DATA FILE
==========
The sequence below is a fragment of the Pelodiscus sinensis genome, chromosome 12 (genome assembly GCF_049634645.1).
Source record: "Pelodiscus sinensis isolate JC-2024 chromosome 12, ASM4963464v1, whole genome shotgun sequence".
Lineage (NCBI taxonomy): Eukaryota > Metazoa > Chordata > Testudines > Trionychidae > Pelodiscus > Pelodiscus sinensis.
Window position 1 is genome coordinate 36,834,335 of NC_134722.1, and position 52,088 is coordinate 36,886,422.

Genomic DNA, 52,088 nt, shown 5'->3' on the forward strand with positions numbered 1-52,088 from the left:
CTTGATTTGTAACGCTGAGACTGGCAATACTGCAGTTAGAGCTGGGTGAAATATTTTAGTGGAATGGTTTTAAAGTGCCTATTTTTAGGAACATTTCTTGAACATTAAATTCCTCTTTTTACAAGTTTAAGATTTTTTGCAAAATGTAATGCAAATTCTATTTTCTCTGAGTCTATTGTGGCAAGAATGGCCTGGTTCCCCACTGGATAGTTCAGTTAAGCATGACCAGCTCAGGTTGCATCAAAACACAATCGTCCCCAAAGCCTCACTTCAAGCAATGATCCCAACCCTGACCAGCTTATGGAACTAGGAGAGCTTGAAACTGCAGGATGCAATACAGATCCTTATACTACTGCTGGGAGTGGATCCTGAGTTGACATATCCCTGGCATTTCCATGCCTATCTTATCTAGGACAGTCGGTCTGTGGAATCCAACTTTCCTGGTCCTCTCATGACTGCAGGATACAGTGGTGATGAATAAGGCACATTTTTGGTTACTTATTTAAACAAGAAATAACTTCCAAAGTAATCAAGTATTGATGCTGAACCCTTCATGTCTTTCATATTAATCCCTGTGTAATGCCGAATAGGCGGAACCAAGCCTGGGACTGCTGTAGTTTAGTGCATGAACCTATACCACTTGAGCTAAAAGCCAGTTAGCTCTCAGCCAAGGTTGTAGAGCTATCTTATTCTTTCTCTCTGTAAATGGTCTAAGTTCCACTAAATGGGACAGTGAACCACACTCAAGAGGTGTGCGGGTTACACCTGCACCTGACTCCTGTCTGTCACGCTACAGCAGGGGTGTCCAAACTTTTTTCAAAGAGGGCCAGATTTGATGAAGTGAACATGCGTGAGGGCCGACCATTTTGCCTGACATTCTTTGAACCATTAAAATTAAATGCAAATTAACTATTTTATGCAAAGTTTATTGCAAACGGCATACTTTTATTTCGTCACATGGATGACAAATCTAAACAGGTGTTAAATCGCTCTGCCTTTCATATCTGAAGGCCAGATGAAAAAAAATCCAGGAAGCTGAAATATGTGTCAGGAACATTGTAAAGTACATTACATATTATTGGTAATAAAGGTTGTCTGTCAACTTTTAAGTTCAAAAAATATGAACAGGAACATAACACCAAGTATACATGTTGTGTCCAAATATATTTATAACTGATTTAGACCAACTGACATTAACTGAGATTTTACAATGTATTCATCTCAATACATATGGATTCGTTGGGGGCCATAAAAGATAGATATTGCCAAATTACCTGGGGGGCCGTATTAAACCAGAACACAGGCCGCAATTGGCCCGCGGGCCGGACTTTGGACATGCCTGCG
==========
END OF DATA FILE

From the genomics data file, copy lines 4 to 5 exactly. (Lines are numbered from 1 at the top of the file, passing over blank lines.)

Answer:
Window position 1 is genome coordinate 36,834,335 of NC_134722.1, and position 52,088 is coordinate 36,886,422.

Genomic DNA, 52,088 nt, shown 5'->3' on the forward strand with positions numbered 1-52,088 from the left: